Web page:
Huge crackdown on spam calls and messages in South Africa

 ·7 Mar 2024

Spam messages and calls are a major irritation for many South Africans, but the Information Regulator is stepping up its efforts against non-complaint direct marketers.

On 27 February 2024, the Information Regulator announced that it issued its first enforcement notice to FT Rams Consulting (the company) due to a direct marketing complaint.

The complainant argued that it received countless spam messages despite multiple requests to opt out of receiving such communication.

The Information Regulator said that the company had contravened section 69 of the Protection of Personal Information Act of 2008 (POPIA) and issued the company with an enforcement notice.

The enforcement notice said that the company must immediately stop sending direct marketing messages to the data subject, as well as:

  • Procure consent from data subjects to receive direct marketing communications by way of a consent form prescribed by the Information Regulator.

  • Only procure consent from data subjects who had not previously already withheld consent.

  • Compile and maintain a database of all data subjects who had previously withheld or did not consent to receiving unsolicited direct marketing messages, and submit the database to the Information Regulator.

The company was given 90 days to comply, and failure to do so would constitute an offence that carries a minimum sentence of 10 years’ imprisonment, a fine of R10 million, or both a fine and imprisonment.

Broader context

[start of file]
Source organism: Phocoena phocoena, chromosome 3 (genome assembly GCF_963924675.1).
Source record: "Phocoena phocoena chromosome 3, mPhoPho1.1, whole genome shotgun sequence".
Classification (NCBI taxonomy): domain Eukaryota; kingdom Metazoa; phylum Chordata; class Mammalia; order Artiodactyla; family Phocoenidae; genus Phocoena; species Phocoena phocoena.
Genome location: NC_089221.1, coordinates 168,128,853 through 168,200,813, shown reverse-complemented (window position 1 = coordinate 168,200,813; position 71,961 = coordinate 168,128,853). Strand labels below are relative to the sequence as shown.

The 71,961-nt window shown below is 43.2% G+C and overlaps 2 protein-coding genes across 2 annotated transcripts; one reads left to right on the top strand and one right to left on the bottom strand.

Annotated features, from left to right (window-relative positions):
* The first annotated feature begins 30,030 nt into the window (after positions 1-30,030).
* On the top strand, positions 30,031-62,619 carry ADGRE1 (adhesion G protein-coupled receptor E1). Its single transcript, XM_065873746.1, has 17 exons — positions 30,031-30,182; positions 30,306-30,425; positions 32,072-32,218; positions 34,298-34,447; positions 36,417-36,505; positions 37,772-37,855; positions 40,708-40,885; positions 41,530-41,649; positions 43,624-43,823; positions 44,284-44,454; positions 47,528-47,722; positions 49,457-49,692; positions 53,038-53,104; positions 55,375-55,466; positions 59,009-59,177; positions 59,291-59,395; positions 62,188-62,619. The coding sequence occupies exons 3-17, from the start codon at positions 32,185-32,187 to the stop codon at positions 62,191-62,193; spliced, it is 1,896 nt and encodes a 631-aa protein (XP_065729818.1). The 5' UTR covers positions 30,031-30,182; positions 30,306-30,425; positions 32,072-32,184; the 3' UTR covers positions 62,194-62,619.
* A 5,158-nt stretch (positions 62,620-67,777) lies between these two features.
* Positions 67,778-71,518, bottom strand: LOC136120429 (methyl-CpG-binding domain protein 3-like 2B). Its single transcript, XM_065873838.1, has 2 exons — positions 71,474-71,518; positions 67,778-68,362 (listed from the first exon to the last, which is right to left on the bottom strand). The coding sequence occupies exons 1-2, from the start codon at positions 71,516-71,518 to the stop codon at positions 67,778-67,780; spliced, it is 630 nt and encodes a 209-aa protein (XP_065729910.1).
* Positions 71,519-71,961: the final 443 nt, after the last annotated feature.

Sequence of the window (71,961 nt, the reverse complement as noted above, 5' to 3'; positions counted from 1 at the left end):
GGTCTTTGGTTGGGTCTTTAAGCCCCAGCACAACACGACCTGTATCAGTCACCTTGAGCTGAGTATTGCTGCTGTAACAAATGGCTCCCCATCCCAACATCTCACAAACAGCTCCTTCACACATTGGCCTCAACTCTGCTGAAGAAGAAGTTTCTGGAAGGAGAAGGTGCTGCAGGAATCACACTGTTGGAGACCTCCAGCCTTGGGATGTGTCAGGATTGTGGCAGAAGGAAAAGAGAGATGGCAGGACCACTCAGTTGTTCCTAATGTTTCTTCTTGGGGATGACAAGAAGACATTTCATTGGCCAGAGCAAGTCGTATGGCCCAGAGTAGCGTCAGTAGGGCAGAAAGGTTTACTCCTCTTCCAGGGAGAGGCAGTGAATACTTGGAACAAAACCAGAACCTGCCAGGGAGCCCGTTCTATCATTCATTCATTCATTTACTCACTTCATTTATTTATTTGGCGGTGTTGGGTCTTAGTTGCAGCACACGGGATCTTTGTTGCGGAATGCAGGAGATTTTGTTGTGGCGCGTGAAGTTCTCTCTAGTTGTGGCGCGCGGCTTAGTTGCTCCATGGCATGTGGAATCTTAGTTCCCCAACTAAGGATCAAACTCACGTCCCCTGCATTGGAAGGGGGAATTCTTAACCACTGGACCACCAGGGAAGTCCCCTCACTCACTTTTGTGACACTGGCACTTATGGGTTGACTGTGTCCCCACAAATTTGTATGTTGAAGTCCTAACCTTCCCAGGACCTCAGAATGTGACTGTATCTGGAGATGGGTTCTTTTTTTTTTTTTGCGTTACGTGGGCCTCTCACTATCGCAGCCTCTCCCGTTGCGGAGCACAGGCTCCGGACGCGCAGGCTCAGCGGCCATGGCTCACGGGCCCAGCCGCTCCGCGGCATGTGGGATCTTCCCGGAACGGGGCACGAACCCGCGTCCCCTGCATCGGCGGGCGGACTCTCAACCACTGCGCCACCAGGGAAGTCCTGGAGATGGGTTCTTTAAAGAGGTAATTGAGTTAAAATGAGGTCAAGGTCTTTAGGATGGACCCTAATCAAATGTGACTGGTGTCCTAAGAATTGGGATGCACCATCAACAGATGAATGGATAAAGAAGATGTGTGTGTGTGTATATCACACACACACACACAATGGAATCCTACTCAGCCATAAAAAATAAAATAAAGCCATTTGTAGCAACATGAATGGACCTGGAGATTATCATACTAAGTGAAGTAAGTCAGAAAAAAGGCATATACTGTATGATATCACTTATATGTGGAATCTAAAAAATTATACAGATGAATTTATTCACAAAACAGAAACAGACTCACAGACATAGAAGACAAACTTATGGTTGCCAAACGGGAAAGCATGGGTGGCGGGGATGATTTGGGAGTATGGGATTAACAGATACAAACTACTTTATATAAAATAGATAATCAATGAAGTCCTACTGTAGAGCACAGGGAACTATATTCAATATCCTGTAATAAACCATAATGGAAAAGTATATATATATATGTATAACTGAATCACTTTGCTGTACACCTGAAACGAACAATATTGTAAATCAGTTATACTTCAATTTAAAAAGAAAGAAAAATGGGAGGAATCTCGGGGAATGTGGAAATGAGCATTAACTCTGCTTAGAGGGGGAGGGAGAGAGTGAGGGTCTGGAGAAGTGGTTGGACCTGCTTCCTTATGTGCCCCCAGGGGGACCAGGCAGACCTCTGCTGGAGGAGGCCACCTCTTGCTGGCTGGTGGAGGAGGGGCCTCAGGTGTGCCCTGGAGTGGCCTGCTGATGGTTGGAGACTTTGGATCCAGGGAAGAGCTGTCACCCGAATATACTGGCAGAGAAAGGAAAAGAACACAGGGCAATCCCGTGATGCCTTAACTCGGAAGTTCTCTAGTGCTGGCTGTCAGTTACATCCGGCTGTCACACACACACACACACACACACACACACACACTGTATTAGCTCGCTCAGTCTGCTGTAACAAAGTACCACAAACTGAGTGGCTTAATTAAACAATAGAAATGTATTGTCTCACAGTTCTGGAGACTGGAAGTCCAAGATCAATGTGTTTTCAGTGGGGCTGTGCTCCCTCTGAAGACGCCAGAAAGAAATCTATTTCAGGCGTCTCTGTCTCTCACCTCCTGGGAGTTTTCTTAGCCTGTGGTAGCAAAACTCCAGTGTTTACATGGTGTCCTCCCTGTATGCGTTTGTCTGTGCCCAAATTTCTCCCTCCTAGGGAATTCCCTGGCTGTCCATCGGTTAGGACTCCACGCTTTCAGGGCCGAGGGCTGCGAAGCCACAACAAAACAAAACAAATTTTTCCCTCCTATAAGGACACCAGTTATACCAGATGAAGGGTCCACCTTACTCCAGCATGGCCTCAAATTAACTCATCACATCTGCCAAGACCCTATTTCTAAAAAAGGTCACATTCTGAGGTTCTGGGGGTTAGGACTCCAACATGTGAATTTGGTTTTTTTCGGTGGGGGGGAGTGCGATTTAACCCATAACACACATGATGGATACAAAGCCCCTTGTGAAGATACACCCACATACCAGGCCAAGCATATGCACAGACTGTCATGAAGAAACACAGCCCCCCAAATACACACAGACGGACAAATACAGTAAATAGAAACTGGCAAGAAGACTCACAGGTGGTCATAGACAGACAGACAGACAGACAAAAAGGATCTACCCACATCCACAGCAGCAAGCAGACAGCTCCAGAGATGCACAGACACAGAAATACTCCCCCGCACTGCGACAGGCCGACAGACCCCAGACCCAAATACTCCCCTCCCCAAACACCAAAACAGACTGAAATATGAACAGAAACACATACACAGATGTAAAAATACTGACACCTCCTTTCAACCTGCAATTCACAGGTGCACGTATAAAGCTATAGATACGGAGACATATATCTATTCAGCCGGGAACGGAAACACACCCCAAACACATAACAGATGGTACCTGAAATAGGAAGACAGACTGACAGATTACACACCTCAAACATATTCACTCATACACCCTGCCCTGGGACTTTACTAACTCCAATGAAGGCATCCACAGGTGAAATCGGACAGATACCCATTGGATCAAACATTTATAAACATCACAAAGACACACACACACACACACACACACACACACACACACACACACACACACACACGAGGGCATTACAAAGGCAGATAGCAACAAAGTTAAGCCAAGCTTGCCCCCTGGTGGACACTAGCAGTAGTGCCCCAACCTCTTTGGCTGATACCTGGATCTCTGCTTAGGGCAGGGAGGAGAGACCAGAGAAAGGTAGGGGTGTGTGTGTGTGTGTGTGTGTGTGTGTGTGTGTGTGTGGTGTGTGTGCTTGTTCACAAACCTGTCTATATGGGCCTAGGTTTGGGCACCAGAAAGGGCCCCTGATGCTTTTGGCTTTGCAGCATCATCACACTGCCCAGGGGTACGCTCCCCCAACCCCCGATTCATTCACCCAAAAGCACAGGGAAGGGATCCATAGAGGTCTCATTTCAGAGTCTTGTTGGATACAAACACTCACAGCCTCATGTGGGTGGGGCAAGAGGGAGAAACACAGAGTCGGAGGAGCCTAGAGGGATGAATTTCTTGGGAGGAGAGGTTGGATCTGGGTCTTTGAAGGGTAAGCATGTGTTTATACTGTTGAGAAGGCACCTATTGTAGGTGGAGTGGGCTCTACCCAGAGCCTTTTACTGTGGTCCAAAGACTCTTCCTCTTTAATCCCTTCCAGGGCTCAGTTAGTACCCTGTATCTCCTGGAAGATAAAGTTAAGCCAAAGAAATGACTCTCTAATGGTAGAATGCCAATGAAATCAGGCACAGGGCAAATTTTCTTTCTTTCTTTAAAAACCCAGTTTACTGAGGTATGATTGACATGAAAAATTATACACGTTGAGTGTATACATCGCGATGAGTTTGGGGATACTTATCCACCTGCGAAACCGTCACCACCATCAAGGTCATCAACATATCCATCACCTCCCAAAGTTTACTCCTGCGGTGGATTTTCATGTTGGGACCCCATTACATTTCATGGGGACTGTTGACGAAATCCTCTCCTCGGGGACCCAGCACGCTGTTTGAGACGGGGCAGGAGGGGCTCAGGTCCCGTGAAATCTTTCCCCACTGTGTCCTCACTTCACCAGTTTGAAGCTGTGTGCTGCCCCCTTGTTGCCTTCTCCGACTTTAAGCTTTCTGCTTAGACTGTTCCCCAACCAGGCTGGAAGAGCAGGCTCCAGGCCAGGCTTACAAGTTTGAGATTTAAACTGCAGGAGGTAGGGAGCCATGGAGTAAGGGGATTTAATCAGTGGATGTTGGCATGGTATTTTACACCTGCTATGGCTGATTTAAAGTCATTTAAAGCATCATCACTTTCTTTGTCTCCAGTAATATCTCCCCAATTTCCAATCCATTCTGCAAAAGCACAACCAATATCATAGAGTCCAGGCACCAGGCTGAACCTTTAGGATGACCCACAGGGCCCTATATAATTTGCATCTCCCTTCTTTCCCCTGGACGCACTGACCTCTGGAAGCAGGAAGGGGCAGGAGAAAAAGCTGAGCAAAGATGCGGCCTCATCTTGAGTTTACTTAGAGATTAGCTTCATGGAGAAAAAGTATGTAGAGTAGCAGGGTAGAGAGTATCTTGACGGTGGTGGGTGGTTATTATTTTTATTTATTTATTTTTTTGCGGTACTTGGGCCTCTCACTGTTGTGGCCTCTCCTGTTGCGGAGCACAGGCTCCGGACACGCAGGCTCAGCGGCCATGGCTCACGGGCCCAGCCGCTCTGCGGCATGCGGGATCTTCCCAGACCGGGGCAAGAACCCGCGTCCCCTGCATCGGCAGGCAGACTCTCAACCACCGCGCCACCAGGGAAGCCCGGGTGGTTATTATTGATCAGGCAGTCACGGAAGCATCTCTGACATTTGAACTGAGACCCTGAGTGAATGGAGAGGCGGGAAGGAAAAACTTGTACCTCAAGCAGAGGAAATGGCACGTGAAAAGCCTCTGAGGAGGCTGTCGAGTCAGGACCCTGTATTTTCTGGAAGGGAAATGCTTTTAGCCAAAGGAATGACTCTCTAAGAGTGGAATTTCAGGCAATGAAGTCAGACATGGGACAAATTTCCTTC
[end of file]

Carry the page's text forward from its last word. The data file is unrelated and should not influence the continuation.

Tayyibah Suliman and Zachary Kokosioulis from Cliffe Dekker Hofmeyr said that the statement shows that the Information Regulator will no longer tolerate non-compliance with POPIA requirements in terms of direct marketing.

Section 69 of POPIA gives two distinct processes for companies that engage in direct marketing.

Direct marketing is allowed for existing customers if an organisation acquires the customer’s contact details in the context of a sale and promotes similar products or services. However, there must still be a process for opting out.

For non-customers, direct marketers can only contact a subject once to request consent to opt in for any unsolicited direct marketing.

“The Information Regulator’s reference to fines and imprisonment in relation to section 69 is indicative that flagrant breaches of POPIA by direct marketers will no longer be accepted without consequence,” the experts said.

“This shift will require organisations to re-examine policies and procedures on direct marketing and ensure that client relationship databases are more strictly managed.”

“It is important to note that the intention is not to prohibit direct marketing but instead ensure that it is managed proactively and responsibly. The Information Regulator has committed to providing more guidance on this in due course.”

Although it is unlikely that this will eliminate the influx of spam calls, consumers now have greater power to hold direct marketers accountable.

Read: Private businesses cough up millions to help government fix South Africa

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